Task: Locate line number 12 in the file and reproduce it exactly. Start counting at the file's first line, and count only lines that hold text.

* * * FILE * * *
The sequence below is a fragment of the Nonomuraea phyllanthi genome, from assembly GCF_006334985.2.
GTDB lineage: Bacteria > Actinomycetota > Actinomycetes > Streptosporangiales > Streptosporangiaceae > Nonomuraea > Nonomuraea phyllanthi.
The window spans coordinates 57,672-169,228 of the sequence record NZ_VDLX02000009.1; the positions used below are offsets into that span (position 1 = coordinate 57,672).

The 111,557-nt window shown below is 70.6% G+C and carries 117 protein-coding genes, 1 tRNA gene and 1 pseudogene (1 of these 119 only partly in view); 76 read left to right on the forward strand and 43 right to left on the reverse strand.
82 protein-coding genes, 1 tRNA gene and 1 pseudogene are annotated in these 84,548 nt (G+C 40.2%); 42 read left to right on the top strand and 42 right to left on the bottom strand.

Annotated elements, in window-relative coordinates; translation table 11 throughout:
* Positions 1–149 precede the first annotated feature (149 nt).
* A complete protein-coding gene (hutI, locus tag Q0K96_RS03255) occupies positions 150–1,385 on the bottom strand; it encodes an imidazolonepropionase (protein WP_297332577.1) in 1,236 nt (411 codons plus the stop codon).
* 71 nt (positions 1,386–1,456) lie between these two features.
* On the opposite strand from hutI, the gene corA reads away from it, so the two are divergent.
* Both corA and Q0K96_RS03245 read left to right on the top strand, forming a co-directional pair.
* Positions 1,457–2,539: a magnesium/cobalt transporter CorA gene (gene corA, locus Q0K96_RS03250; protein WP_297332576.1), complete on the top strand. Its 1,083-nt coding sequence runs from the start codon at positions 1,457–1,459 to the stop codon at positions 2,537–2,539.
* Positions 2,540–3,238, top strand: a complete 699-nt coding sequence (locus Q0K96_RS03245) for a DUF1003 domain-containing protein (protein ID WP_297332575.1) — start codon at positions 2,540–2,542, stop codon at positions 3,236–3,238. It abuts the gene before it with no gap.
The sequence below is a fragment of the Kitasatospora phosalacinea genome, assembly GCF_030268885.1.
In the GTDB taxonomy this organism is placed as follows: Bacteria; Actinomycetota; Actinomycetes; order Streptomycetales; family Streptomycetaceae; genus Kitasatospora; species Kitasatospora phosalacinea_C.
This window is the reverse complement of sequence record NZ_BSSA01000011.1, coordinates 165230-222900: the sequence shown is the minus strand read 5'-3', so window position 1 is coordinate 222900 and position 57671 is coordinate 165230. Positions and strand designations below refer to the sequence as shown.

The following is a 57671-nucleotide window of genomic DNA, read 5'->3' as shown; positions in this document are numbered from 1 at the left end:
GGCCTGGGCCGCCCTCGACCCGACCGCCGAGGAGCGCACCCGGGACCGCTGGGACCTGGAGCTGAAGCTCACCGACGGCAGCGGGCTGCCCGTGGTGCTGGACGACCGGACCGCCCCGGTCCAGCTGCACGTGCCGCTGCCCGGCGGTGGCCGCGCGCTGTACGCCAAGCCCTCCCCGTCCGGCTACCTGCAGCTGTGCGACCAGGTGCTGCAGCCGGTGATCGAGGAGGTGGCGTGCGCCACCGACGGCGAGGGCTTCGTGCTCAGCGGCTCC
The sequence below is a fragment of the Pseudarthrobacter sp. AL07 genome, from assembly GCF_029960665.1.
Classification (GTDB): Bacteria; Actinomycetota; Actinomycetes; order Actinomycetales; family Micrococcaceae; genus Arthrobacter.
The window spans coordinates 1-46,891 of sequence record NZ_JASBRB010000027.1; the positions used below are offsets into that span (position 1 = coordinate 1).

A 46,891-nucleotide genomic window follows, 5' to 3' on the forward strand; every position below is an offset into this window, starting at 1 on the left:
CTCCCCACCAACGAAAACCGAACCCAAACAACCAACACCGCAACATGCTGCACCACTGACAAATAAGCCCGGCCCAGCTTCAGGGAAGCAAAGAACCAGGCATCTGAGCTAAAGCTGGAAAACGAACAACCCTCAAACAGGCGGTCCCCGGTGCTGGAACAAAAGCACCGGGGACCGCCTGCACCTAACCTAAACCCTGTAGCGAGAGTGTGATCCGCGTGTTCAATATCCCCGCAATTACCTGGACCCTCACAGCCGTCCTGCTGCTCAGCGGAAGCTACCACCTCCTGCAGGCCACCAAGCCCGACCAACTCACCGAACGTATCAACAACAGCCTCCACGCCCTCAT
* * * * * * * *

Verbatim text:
* Positions 1,457–2,539: a magnesium/cobalt transporter CorA gene (gene corA, locus Q0K96_RS03250; protein WP_297332576.1), complete on the top strand. Its 1,083-nt coding sequence runs from the start codon at positions 1,457–1,459 to the stop codon at positions 2,537–2,539.